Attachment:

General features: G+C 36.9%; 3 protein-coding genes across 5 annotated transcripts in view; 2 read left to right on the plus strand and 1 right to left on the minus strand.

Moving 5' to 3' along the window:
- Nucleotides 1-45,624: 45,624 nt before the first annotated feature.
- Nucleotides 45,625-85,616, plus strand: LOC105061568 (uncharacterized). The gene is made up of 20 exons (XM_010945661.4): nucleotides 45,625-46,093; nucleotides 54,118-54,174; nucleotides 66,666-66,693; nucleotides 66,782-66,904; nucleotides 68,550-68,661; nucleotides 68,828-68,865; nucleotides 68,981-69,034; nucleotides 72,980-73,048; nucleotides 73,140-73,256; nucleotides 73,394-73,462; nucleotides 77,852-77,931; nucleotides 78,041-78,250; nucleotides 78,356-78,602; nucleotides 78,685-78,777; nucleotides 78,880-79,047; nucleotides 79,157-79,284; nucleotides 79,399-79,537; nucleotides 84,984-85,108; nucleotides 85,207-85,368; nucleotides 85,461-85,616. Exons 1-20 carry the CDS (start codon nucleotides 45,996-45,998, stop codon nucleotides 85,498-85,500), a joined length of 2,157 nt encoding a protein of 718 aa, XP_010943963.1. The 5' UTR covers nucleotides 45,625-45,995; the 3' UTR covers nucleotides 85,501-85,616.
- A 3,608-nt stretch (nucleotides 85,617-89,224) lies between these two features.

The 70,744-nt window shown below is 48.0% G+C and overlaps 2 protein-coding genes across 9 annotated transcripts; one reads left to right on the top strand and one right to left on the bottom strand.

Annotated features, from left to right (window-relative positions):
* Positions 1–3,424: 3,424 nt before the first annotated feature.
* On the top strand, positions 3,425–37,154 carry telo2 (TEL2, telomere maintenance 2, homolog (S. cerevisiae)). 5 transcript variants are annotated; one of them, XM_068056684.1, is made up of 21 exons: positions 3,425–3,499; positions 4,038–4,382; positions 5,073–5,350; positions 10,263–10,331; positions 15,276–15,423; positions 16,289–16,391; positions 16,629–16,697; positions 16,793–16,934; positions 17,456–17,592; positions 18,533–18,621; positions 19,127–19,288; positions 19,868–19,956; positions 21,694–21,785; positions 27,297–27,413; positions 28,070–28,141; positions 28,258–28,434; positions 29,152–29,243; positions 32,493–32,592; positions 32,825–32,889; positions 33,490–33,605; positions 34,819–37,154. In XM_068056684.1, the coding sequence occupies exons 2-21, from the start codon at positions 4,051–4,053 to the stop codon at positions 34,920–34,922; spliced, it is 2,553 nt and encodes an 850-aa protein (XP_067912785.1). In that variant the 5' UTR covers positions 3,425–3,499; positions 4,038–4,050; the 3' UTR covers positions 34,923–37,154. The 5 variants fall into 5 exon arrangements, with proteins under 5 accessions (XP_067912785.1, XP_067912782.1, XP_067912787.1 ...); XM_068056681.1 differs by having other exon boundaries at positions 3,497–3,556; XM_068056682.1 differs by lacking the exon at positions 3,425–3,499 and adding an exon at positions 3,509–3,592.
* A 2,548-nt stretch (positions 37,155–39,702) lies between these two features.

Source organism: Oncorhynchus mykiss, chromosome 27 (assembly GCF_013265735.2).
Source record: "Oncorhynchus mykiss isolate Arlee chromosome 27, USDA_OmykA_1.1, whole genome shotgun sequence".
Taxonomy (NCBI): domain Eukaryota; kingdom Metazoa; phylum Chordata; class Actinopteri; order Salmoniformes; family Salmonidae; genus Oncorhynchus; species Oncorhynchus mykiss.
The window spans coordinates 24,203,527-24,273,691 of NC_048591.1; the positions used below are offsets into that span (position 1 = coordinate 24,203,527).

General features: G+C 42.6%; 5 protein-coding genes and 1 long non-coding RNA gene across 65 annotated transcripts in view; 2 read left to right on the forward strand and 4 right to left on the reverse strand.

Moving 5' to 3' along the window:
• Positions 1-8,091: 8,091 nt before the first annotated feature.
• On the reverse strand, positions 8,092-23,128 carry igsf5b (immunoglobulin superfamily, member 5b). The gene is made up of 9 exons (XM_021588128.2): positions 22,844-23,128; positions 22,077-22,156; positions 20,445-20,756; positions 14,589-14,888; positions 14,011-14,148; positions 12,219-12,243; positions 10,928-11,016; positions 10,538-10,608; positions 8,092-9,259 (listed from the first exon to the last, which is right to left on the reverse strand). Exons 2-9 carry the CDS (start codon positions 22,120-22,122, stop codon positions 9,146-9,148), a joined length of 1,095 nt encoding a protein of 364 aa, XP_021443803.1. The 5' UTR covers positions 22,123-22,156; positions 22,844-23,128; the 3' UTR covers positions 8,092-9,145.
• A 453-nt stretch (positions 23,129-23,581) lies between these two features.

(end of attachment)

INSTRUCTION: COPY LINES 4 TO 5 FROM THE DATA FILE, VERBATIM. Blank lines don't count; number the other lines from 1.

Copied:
- Nucleotides 45,625-85,616, plus strand: LOC105061568 (uncharacterized). The gene is made up of 20 exons (XM_010945661.4): nucleotides 45,625-46,093; nucleotides 54,118-54,174; nucleotides 66,666-66,693; nucleotides 66,782-66,904; nucleotides 68,550-68,661; nucleotides 68,828-68,865; nucleotides 68,981-69,034; nucleotides 72,980-73,048; nucleotides 73,140-73,256; nucleotides 73,394-73,462; nucleotides 77,852-77,931; nucleotides 78,041-78,250; nucleotides 78,356-78,602; nucleotides 78,685-78,777; nucleotides 78,880-79,047; nucleotides 79,157-79,284; nucleotides 79,399-79,537; nucleotides 84,984-85,108; nucleotides 85,207-85,368; nucleotides 85,461-85,616. Exons 1-20 carry the CDS (start codon nucleotides 45,996-45,998, stop codon nucleotides 85,498-85,500), a joined length of 2,157 nt encoding a protein of 718 aa, XP_010943963.1. The 5' UTR covers nucleotides 45,625-45,995; the 3' UTR covers nucleotides 85,501-85,616.
- A 3,608-nt stretch (nucleotides 85,617-89,224) lies between these two features.